2) Do Your Job Well, Not Your Pastors’
When you were hired, you were given a job description. This is your rubric, your standard. How you are being measured will depend mostly on this document. There have been many people who worked long and hard to come up with a document that clarifies the needs and desires of the church. When you deviate from this path, you will end up in trouble.
If you have passions and visions for ministry that are not included in this document, there is a process for making changes. Process is a good thing; it is how the American version of the body of Christ figures things out. The trick to thriving is to do the job you were hired to do well. For most youth workers, this is an easy task to accomplish.
What makes it difficult to thrive is when you start to expand your job description. A little bit of trouble happens when you expand it to other versions of student ministry that the church isn’t anticipating. This is usually forgivable, but it becomes most dangerous when you expand your description to include your supervisor’s job description.
Most of the angst I feel regarding my job revolves around decisions that aren’t mine to make. What happens in big church, how the pastor preaches, what happens with the budget, other hires, etc. is not our responsibility. We have a heart and passion for the entire church, and we have some power because we are on staff; but we must not mistake our passion and power as position. That is the easiest way to end a tour of student ministry prematurely.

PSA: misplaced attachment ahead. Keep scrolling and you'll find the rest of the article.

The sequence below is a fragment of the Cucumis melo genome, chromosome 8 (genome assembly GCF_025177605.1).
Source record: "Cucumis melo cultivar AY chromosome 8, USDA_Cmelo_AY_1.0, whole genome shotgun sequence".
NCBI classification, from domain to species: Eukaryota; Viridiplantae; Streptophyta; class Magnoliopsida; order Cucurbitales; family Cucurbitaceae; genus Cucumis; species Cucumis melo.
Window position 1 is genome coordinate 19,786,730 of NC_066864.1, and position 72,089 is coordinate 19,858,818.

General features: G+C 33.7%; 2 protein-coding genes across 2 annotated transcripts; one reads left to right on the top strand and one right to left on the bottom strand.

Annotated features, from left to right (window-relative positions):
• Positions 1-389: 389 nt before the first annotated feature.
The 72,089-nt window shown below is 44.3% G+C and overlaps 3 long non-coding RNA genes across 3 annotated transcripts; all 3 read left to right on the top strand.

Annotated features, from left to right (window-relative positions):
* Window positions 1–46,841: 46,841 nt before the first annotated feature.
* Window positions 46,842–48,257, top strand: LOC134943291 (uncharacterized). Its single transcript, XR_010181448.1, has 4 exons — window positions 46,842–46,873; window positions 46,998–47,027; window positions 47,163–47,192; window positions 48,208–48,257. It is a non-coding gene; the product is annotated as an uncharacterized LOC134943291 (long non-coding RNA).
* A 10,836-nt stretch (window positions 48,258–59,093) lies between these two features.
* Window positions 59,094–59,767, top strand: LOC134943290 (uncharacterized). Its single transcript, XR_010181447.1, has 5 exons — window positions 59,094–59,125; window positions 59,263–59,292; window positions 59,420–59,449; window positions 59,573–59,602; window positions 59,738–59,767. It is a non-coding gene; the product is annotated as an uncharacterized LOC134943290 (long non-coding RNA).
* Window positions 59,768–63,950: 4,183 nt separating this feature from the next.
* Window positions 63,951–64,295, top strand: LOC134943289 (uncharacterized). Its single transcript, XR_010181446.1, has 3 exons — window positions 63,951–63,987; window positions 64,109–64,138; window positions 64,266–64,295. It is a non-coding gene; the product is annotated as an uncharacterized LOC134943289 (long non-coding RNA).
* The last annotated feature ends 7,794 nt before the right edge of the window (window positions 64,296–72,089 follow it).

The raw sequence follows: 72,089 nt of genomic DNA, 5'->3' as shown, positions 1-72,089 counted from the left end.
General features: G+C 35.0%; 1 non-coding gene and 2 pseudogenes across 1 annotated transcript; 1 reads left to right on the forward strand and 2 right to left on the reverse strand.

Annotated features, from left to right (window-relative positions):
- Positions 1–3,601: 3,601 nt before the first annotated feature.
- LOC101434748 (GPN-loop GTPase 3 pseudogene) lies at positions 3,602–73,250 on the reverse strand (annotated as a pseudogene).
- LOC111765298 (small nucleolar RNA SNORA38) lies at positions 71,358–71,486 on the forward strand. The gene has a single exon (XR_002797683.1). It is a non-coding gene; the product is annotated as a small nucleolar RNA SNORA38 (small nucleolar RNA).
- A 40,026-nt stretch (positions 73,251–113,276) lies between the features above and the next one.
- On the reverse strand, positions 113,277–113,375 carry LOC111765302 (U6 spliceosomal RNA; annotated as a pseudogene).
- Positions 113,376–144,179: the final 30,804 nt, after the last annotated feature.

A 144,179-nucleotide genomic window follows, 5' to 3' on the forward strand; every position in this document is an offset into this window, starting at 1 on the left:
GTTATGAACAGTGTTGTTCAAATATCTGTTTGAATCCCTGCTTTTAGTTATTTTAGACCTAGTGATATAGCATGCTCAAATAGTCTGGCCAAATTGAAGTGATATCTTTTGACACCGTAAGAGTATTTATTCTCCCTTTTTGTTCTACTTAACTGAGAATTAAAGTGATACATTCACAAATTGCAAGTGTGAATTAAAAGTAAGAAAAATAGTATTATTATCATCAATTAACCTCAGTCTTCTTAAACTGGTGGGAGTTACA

3) Politics are Real
Because we work for the church, we assume we all just do the things we are supposed to with the purest of intentions for the honor and glory of God. While I think this is true in the spirit, we also live in the real world that is tainted by flesh. This brokenness means the church, as with every other organization, has its own set of politics. Pretending they don’t exist is a recipe for disaster. Understanding them and living within them allows us to thrive.
Here is a simple crash course. Politics is about power: Power to influence decisions, power to hire and fire, power to make your job amazing or horrible. The trick is knowing who has the power. Here are the people with the power: your pastor and/or supervisor, parents, and certain people in the church. It will serve you well to realize these people hold real power and should be treated as such. Recognizing power and politics looks different for everyone, so work hard to understand what makes these people tick and become a blessing to them.
There is one more truth you have to understand when it comes to politics and power. Being the youth worker, you have none. Even if you think you have some, it is best to live as if you don’t. At any moment, people with real power and influence can crush you. At the same time, by being a servant to all you gain support and influence, but it always will be a bottom-up influence.